Multimeter Ranges

Discussion in 'General Electronics Chat' started by sol, Nov 1, 2010.

  1. sol

    Thread Starter New Member

    Nov 1, 2010
    9
    0
    Hi all, I’m new to these forums so a simple question.

    My digital multimeter manual says when reading AC and DC current the ranges are from 40mA to 400mA on one setting, and from 4A to 10A on the other.

    So what about readings above 400mA and below 4A?

    I get a overload error on the mA setting for the circuit I am testing and the A reading doesn’t make sense to me.

    Thanks.
     
  2. Rbeckett

    Member

    Sep 3, 2010
    205
    32
    Build a current divider for testing your stuff above 400Ma. It will prevent damage to your DVOM if you overload it too often.
    Bob
     
  3. Kermit2

    AAC Fanatic!

    Feb 5, 2010
    3,772
    931
    You can use the high range 4-10A setting to read currents less than 4A, but the lower the reading the less accurate it will be on that scale. The 4-10 spec probably means the meter is 'accurate' in that range on that scale. (whatever accurate means nowadays) :)
     
  4. eblc1388

    Senior Member

    Nov 28, 2008
    1,542
    102
    Never seen a digital meter with such strange, discontinue current ranges.

    Can you show us a picture of the range dial of the meter, please.
     
  5. thatoneguy

    AAC Fanatic!

    Feb 19, 2009
    6,357
    718
    What is the brand and model number?

    Would you happen to have a link to an identical meter online, at a sales site or similar?
     
  6. sol

    Thread Starter New Member

    Nov 1, 2010
    9
    0
    It’s a UNI-T, UT60A.
    Here’s is a link to site: http://www.uni-trend.com/UT60A.html#

    This was from manual:
    [​IMG][​IMG][​IMG]

    I am trying to test a circuit which i think is between 500mA to 1A.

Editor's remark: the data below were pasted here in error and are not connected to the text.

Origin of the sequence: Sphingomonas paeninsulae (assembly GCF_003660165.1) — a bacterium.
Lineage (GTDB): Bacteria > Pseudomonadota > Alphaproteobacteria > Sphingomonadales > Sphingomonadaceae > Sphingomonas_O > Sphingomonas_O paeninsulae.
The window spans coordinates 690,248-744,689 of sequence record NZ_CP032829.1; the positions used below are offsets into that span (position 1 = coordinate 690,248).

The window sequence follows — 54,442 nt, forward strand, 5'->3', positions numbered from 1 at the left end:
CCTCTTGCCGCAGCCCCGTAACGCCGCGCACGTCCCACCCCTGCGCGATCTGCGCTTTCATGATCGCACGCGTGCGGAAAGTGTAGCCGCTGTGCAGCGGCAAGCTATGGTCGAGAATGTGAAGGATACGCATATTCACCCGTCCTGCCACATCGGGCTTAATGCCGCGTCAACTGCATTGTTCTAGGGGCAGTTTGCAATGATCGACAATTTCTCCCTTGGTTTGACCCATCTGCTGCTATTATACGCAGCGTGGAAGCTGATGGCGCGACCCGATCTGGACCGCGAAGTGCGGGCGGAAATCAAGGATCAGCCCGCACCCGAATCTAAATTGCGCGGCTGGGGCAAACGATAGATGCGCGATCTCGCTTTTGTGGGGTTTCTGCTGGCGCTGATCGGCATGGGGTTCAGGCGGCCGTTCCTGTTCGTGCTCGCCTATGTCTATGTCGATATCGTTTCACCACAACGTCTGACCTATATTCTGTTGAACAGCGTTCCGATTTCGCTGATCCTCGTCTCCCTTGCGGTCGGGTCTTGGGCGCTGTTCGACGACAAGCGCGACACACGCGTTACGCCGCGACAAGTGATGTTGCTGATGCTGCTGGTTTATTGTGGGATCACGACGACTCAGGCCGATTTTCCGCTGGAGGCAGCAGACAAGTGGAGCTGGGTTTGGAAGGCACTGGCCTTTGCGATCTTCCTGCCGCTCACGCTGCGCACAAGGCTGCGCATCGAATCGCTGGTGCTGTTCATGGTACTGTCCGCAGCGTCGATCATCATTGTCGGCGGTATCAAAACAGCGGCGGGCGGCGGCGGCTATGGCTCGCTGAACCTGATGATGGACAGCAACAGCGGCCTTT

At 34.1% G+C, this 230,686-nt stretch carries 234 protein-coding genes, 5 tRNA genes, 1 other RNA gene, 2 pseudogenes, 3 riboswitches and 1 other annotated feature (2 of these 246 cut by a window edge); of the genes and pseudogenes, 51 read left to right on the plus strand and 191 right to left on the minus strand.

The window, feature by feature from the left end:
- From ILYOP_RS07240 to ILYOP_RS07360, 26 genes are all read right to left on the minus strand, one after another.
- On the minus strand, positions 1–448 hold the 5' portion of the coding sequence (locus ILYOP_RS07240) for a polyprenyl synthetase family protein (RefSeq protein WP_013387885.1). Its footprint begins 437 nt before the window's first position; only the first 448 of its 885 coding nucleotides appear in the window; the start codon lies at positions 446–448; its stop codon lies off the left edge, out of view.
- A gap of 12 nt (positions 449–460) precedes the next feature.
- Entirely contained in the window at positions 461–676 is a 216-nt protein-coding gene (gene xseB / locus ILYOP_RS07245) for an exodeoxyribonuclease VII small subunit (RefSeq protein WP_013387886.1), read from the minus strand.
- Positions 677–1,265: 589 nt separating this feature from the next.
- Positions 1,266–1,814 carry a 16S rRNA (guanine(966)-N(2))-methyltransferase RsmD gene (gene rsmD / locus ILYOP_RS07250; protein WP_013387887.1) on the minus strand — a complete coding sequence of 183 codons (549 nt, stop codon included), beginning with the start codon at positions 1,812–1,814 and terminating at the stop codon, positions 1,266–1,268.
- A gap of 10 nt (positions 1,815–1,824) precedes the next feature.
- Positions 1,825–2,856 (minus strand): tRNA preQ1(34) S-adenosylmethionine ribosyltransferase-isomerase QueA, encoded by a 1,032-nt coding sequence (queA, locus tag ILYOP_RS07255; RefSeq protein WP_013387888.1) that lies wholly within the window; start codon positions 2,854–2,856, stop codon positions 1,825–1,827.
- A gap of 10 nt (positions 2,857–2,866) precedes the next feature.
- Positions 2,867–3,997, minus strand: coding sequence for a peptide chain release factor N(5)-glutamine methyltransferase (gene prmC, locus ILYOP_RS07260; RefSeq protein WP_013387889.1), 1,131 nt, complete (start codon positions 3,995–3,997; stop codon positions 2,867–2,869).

[​IMG][​IMG][​IMG]
     
    Last edited: Nov 4, 2010
  7. DonQ

    Active Member

    May 6, 2009
    320
    11
    Forget the Hz thing, you have 3 ranges, each of which has 2 internally selected auto-ranges

    uA goes 0 to 400uA, or 0 to 4000uA (same as 0 to 0.4mA, or 0 to 4 mA)
    mA goes 0 to 40mA, or 0 to 400mA
    A goes 0 to 4A (same as 4000mA), or 0 to 10A (you would think 40A, but there is probably a fuse)

    So your ranges all start at zero and go to

    Code ( (Unknown Language)):
    1.  
    2.     0.4 mA - uA range
    3.     4   mA - uA range
    4.    40   mA - mA range
    5.   400   mA - mA range
    6.  4000   mA -  A range
    7. 10000   mA -  A range


    It should be simple now.

    The only thing is, if you have already blown the current fuse, the 'A' range (at least) will not work correctly.
     
  8. sol

    Thread Starter New Member

    Nov 1, 2010
    9
    0
    Ok i understand now.

    The A reading i didn't get was 0.25 which would be 250 mA? (4A to 10A setting)
    But when i had it on 40mA to 400mA it was overloading which means it should be a lot higher than 250mA?
    I am right in that?
     
  9. DonQ

    Active Member

    May 6, 2009
    320
    11
    that would normally be right. Check your fuse, it might be blown, which would make the high current readings lie. If you accidentally try to measure a voltage while the meter is set up for current, you will blow it right away. (At least 9 out of 10 meters in the world have blown fuses, higher than that for people new to meters.)

    You usually have to open the case to get to it.
     
  10. sol

    Thread Starter New Member

    Nov 1, 2010
    9
    0
    Yes i checked the fuse and it was ok.
    So that means the reading must still be above 400 mA?
     
  11. DonQ

    Active Member

    May 6, 2009
    320
    11
    Hard to tell from here, but if it was over-range on the lower setting, assuming that the meter is working right, then it was above 400mA. Why it would then say 250 on the higher range is unknown.

    Sometimes, the meter itself can change the operation of the device it is hooked to. The 'amp meter' actually measures the voltage across a known resistor (usually a low value) that is inside the meter. This can mess up some circuits. Or the device you're measuring could just happen to change while you're measuring.

    Like I said, hard to tell from here. Just keep messing with it, you'll figure it out.
     
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